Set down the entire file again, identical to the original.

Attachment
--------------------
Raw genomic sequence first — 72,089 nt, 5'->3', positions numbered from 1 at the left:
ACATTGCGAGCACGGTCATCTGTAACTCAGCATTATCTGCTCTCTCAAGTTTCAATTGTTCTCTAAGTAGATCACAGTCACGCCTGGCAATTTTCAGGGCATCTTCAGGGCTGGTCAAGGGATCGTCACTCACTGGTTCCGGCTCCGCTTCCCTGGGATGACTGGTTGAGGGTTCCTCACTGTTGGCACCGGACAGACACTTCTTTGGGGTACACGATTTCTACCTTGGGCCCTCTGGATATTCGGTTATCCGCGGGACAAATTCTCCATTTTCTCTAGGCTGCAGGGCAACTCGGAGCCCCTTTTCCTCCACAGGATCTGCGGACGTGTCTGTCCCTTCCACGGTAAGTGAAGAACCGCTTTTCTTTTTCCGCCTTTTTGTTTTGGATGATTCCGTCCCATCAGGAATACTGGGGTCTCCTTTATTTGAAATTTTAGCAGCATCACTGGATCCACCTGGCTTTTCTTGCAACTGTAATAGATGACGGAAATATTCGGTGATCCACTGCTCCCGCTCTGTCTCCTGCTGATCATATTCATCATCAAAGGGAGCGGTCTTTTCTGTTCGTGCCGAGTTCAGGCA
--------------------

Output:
Raw genomic sequence first — 72,089 nt, 5'->3', positions numbered from 1 at the left:
ACATTGCGAGCACGGTCATCTGTAACTCAGCATTATCTGCTCTCTCAAGTTTCAATTGTTCTCTAAGTAGATCACAGTCACGCCTGGCAATTTTCAGGGCATCTTCAGGGCTGGTCAAGGGATCGTCACTCACTGGTTCCGGCTCCGCTTCCCTGGGATGACTGGTTGAGGGTTCCTCACTGTTGGCACCGGACAGACACTTCTTTGGGGTACACGATTTCTACCTTGGGCCCTCTGGATATTCGGTTATCCGCGGGACAAATTCTCCATTTTCTCTAGGCTGCAGGGCAACTCGGAGCCCCTTTTCCTCCACAGGATCTGCGGACGTGTCTGTCCCTTCCACGGTAAGTGAAGAACCGCTTTTCTTTTTCCGCCTTTTTGTTTTGGATGATTCCGTCCCATCAGGAATACTGGGGTCTCCTTTATTTGAAATTTTAGCAGCATCACTGGATCCACCTGGCTTTTCTTGCAACTGTAATAGATGACGGAAATATTCGGTGATCCACTGCTCCCGCTCTGTCTCCTGCTGATCATATTCATCATCAAAGGGAGCGGTCTTTTCTGTTCGTGCCGAGTTCAGGCA